bighorn 100 medical information

         All runners will be weighed at the race packet pickup and will be asked for updated medical information that might be germane to their participation in this race. The starting weights will be recorded along with pertinent weight parameters and significant medical information. Periodic medical checks of the participants consisting of mental acuity assessments will be performed at designated medical checkpoints during the event (Jaws Trailhead, Sally's Foot Bridge and Dry Fork checkpoints). Mental alertness will be screened at all manned aid stations.

       If the medical personnel flags a runner whom they are concerned about, a full medical check will ensue. This will consist of weight, blood pressure, pulse, oxygen saturation, and respirations as well as a thorough physical and mental assessment by a medical professional. A weight loss of 3% indicates that significant dehydration has occurred and the runner will be encouraged to hydrate back to their pre-race weight. At 5% weight loss, the runner may be nearly exhausted and may be held by the aid station until adequate hydration can be established by the runner. A 7% loss of body weight may be grounds for mandatory withdrawal from the race due to the high risks of heat exhaustion or hypothermia while on the course and the increasing risk of dangerous impairment of bodily functions. These decisions will be made by our qualified medical professionals.

      Weight gain may also be problematic indicating retention of water with the corresponding risk of dilutional hyponatremia and possible seizures. Runners over 3% of their starting weight will be queried further regarding their fluid intake and urination history with particular attention directed to a participant who has not been urinating during the event. Runners over 5% of their starting body weight may likely be held for closer monitoring and possible mandatory withdrawal from the race due to the risks of hyponatremia and seizures from excessive water retention during an ultramarathon event.

       It is important for the participant to recognize the potential physical and mental stresses, which may evolve from participation in this race. The runners may be subject to extreme temperatures of heat and cold, hypothermia, heat stroke, kidney failure, seizures, low blood sugar, disorientation, injury, falling rock or trees, wild animal or reptile attack, or even death from their participation in this event.

       Adequate pre-race conditioning is mandatory and a participant should not run the race if they have not been able to prepare adequately to run safely. Hypothermia and heat illness will be significant risks in this race. Both can cause nausea, dizziness, and mental confusion. Impending heat stroke may be signaled by a decrease in sweating and goose bumps and can progress to collapse in a short period of time. The diagnosis of why a runner is nauseated requires careful consideration of temperature conditions at the time of illness, altitude, and race pace to arrive at corrective measures. Proper race pace is crucial. A runner must be careful not to exceed their own physiologic  thresholds which may vary according to temperature, altitude, terrain, and conditioning. High altitudes above 7000 feet coupled with strenuous exertion may produce various degrees of altitude sickness. This can lead to severe lung and brain swelling which without treatment can even lead to death. Treatment for altitude sickness is rest and descending to a lower altitude. Altitude sickness can be prevented with altitude acclimation, proper fluid and electrolyte intake, and proper pace.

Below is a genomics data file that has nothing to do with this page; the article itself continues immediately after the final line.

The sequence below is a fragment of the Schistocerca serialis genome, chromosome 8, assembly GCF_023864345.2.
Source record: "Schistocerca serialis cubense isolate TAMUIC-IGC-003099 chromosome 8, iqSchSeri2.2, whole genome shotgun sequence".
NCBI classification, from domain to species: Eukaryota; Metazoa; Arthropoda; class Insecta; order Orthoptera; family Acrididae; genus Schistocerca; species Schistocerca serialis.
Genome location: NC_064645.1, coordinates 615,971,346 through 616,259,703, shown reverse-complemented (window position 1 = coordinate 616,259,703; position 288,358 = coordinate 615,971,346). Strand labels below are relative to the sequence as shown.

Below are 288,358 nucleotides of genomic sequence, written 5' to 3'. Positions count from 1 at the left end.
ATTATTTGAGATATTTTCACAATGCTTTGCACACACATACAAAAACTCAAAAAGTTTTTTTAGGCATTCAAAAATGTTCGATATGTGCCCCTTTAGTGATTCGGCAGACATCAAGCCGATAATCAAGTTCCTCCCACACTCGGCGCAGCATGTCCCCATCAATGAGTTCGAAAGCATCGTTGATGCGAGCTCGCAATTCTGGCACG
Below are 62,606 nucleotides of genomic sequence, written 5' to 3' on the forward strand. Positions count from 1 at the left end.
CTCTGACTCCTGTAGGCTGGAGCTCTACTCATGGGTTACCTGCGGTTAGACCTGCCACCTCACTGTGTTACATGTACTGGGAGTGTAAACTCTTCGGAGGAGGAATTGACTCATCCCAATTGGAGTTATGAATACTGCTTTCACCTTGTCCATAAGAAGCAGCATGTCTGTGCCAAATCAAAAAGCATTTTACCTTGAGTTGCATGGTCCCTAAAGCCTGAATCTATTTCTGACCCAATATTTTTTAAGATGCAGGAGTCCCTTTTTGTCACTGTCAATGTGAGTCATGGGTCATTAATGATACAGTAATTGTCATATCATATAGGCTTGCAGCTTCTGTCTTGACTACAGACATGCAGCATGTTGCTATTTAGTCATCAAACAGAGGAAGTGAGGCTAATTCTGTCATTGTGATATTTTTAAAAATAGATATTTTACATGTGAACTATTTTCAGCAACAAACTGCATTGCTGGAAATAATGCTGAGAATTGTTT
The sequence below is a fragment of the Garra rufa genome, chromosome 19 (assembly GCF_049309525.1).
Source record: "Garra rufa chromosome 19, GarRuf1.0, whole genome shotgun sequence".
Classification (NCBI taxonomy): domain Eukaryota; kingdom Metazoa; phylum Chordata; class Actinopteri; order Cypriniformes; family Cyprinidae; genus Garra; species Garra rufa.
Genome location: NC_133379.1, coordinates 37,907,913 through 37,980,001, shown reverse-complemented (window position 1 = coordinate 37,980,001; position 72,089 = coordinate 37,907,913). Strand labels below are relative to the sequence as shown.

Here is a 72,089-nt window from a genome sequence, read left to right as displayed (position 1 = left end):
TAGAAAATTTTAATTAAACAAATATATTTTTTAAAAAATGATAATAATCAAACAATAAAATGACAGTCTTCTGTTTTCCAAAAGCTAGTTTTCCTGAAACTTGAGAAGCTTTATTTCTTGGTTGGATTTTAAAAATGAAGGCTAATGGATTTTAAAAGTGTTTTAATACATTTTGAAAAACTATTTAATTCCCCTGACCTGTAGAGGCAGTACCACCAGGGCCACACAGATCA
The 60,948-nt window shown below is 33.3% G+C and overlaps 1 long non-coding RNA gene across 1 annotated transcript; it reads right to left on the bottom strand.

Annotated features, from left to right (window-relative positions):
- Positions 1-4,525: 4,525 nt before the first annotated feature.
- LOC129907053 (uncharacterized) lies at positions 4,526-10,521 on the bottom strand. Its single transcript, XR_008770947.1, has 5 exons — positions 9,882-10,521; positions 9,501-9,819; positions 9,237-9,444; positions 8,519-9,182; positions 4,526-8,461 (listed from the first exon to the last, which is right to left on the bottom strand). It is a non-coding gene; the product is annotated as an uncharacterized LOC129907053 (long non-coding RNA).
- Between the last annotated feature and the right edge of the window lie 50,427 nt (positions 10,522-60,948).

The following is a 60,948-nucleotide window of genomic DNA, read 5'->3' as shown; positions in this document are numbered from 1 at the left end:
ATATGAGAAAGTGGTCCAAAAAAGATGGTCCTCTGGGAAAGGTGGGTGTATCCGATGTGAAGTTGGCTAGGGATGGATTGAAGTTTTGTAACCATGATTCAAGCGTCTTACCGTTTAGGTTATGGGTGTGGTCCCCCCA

Injuries from falling both on even or rough trail, hazards of running in possible snow conditions, falling rock or trees, and injuries related to adverse encounters with wildlife exist for the participant taking part in this race. Vehicle hazards, common fatigue, getting lost, and being far from medical help, treatment, and evacuation are just some of the other risks associated with participating in the Bighorn Trail 100. It is crucial that the runner has physically prepared himself/herself to safely participate in this race, stays mentally alert, stays adequately hydrated and nourished during the event, and is mentally prepared  to withdraw at an appropriate time if he/she can not safely continue.


      All participants will be checked in by their race number/bib at the start of the race by race management and will be checked in/out of all manned aid station checkpoints along the course. Sheridan Search and Rescue will provide communications support at all the manned aid stations. The communications personnel will be provided an accurate list of all starters and their race number. Each participant will have a check in/check out time recorded at each manned aid station with the information radioed to the next aid station to aid in accounting for each runner during the event. In the event a runner has failed to check in/out of the next manned aid station, a trail sweep will be conducted at the appropriate time along each section of the trail. If the sweep fails to account for any runners, race officials will notify standby groups for an emergency search. If an emergency search is activated, any emergency search costs will be the responsibility of the entrant including any emergency search costs  generated by the entrant failing to properly withdraw from the event by turning in their race number to the Aid Station captain at the closest aid station.